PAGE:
Dave Sim's Fighting Aardvark
From the wholesome wartime heroics of Johnny Canuck to the exploits of a three-foot-tall aardvark named Cerebus, Canadian comics are anything but dull. Though comics got their start south of the border, Canada has become home to an eclectic roster of cartoon talent from the Pulitzer Prize-nominated strips of Lynn Johnston, to the world-renowned comic art of Seth and the multi-media phenomenon of Todd Mcfarlane's Spawn. The CBC Digital Archives takes an in-depth look at the history of our homegrown comic strips, comic books and graphic novels.
• A fierce advocate of independent comics and creator rights, Sim became as well know for his controversial beliefs about gender politics and religion as he did for his marathon comic, which ended its run in March 2004.
• David Victor Sim was born in Hamilton, Ont., on May 17, 1956. His family, which included an older sister Sheila, moved to Kitchener when Sim was two years old. Sim became obsessed with comics from a young age, and dropped out of high school to pursue a career in the field.
• This began as an employee at Kitchener's Now and Then Books, one of Canada's oldest comic book specialty stores. While there, he began writing and publishing comic "fanzines" that featured interviews with famous cartoonists.
• Sim's comic work first saw light in these publications, as well as the Kitchener-Waterloo Record which ran his newspaper comic strip The Beavers.
• In December 1977, Sim launched Cerebus. Originally bi-monthly, the black-and-white comic spoofed the then popular comic book Conan the Barbarian - except with a three-foot tall anthropomorphic aardvark as hero.
• Rather than publish his comic through an established company, Sim decided to put it out through his own company, Aardvark-Vanaheim.
• The company was run by his wife Deni Loubert, who served as publisher. The couple met in 1976 and married in 1979. They divorced in 1984.
• In 1979, Sim's life took a dramatic turn after he had to be hospitalized for an overdose of the hallucinogenic drug LSD. It was during his recovery that Sim had a vision for a comic with a massive story arc spanning 300 issues, ending with Cerebus's death.
• From that point on, Cerebus became more focused on political and religious issues as its main character evolved from sword-wielding barbarian to prime minister and, eventually, pope.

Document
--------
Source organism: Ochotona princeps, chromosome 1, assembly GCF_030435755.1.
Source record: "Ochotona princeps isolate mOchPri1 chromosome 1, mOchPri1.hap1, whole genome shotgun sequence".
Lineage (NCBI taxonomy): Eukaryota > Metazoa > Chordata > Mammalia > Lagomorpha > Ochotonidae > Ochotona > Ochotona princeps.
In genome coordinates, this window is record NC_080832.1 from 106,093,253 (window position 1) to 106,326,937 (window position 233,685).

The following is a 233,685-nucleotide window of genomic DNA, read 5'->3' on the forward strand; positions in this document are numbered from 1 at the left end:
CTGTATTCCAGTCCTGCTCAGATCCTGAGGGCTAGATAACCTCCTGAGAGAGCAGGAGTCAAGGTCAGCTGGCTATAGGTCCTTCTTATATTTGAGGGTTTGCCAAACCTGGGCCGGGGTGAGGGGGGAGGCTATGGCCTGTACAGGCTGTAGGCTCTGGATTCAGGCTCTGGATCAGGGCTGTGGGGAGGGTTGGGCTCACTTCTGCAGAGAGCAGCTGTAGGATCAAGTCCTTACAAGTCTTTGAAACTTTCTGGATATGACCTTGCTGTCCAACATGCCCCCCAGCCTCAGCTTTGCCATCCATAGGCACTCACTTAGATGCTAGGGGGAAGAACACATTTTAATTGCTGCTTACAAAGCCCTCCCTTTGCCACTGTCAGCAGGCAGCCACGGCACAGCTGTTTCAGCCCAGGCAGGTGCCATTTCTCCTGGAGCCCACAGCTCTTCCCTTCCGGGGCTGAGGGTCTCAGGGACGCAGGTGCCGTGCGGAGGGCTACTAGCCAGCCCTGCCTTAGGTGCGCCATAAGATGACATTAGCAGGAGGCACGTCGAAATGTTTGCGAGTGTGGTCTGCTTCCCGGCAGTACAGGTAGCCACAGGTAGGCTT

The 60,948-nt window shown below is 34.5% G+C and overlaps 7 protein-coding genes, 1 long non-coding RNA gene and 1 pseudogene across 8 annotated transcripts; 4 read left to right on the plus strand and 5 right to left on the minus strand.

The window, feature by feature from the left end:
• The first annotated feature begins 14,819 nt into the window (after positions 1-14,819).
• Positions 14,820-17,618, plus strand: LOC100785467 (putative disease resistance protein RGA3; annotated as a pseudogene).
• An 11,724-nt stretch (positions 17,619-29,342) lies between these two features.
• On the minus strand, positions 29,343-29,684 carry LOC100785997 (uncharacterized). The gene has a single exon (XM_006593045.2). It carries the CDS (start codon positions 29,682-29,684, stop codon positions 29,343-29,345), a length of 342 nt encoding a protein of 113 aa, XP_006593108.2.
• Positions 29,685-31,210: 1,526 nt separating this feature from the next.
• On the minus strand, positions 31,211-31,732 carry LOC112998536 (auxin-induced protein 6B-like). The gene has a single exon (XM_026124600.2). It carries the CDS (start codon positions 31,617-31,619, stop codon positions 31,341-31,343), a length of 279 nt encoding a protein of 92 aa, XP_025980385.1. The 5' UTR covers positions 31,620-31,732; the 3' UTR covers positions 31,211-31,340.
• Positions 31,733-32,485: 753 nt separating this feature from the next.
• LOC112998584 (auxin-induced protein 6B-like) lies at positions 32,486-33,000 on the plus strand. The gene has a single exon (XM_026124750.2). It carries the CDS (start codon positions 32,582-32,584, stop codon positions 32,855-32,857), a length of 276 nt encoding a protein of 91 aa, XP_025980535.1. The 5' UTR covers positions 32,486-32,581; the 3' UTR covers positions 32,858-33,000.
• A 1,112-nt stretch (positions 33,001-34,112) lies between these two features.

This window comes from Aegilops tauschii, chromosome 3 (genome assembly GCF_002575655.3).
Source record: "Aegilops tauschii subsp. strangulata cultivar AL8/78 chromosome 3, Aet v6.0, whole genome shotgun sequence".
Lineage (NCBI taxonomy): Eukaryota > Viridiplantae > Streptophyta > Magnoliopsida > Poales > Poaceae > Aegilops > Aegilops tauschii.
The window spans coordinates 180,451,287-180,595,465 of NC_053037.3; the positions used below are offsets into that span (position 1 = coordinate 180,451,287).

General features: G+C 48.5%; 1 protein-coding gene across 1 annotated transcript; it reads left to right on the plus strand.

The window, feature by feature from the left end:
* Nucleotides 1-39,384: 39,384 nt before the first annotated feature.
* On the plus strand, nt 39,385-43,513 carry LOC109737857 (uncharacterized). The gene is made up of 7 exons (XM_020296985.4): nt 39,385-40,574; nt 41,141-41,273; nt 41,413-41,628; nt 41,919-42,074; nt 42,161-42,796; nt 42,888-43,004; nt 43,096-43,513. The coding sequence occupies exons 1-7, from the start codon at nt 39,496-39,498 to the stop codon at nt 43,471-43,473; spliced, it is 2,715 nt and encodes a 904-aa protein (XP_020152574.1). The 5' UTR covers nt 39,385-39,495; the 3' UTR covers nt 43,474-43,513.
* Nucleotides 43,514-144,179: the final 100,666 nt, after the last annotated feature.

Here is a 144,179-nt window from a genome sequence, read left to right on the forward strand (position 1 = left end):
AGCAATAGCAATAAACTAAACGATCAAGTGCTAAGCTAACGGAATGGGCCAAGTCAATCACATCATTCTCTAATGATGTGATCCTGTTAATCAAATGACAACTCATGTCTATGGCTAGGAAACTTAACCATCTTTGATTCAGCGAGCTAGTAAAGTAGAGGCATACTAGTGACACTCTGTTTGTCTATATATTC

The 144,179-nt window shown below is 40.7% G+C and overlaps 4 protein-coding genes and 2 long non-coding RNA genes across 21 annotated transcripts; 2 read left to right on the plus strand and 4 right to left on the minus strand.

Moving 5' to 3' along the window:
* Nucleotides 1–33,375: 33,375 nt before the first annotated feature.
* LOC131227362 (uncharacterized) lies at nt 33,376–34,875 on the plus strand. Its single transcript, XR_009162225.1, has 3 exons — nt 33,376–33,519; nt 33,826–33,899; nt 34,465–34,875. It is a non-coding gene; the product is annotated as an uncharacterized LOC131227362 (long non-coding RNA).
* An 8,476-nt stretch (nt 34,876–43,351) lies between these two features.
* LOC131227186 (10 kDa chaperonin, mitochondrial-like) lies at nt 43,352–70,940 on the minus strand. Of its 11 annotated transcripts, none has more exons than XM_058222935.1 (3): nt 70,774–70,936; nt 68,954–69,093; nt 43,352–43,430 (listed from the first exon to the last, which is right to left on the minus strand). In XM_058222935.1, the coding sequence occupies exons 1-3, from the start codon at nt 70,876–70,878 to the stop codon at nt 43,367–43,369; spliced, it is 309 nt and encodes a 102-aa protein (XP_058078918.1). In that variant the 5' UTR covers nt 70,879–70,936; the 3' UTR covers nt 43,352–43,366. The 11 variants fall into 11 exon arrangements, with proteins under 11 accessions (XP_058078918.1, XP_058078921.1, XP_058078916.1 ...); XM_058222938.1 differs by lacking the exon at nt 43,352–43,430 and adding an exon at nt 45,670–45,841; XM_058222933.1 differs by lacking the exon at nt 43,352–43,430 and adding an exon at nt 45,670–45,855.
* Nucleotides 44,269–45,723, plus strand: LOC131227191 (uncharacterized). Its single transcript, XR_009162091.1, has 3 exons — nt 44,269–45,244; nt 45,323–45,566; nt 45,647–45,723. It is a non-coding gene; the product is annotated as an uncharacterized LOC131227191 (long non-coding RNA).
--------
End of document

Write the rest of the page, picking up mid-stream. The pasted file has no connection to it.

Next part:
• Sim has said that his lead character's name came about after he accidentally misspelled "Cerberus," the monstrous three-headed dog of Greek mythology. He also imagined Cerebus's voice as sounding like that of actor George C. Scott.
• Starting with issue #65, Sim began working with a Canadian artist who goes by the name Gerhard, who penned the comics' background scenes.
• Cerebus was an enormously successful series, with more than 25,000 subscribers at it peak. The Globe and Mail has called Sim "the most successful independent comic book creator in the world."
• He has also received numerous awards for his work, including an Eisner Award in 1994, a Harvey Award in 1992 and two Kirby Awards for Best Black and White Series in 1985 and 1987.
• By the 1990s, Dave Sim began running lengthy editorials in his comic in which he expressed his opinions on feminism, modern materialism, religion and liberal politics.
• The first of these appeared in 1995 (under a pseudonym) in which Sim argued that men were responsible for much the world's progress and creativity. He also maintained that womankind was an obstacle to such creative process and referred to them as an "omnivorous parasite."
• The essays, which continued in further issues, sparked controversy in the comic industry and contributed to a decline in his sales.
• In December 1996, Sim underwent a religious conversion from atheist to a non-mainstream version of the Abrahamic religions.
• Prompted by his reading of the Bible and the Qur'an, his new beliefs have led to a lifestyle of fasting, prayer and celibacy.
• Since the end of his series Sim has been working on a searchable online database of Cerebus material and has done occasional work for other cartoonists.
• Dave Sim has arranged for Cerebus to become public domain following his death.
Program: What On Earth
Broadcast Date: Oct. 13, 1994
Guest(s): Dave Sim
Announcer: Bruce Steele
Co-produced with WestWind Pictures. Permission granted courtesy of WestWind Pictures.
Last updated: June 26, 2013
Page consulted on December 6, 2013
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